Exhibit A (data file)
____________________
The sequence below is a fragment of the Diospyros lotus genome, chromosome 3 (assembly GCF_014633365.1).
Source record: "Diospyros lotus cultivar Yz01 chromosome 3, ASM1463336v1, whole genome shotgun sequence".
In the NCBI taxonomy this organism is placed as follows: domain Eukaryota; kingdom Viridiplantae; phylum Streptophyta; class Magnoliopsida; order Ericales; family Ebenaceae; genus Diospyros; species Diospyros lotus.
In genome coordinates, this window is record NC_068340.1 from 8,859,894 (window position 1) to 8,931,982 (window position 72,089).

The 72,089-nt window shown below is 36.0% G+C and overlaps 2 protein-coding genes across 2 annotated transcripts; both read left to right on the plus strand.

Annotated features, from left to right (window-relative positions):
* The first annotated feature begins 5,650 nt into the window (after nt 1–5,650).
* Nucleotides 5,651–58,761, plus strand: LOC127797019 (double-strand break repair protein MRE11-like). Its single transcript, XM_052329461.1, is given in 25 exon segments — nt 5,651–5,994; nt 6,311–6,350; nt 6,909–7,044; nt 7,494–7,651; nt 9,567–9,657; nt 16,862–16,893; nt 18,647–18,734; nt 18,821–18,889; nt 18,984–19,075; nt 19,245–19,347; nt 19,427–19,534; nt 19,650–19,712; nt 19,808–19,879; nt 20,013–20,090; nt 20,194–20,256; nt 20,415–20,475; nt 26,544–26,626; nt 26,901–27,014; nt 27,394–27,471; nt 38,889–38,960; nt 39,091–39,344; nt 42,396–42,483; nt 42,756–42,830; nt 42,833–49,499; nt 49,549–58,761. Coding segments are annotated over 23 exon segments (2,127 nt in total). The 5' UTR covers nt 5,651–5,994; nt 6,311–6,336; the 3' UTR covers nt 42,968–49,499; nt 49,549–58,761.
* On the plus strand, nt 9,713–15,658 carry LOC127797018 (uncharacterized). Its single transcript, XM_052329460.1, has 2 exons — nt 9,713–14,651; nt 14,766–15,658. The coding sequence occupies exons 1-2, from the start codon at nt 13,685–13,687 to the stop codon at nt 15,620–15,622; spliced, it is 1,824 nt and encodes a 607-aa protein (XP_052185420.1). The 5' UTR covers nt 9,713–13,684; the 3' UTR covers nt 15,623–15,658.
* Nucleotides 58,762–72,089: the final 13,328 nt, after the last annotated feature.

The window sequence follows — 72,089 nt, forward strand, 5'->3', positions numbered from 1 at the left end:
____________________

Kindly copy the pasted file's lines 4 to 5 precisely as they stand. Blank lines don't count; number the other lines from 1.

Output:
In genome coordinates, this window is record NC_068340.1 from 8,859,894 (window position 1) to 8,931,982 (window position 72,089).

The 72,089-nt window shown below is 36.0% G+C and overlaps 2 protein-coding genes across 2 annotated transcripts; both read left to right on the plus strand.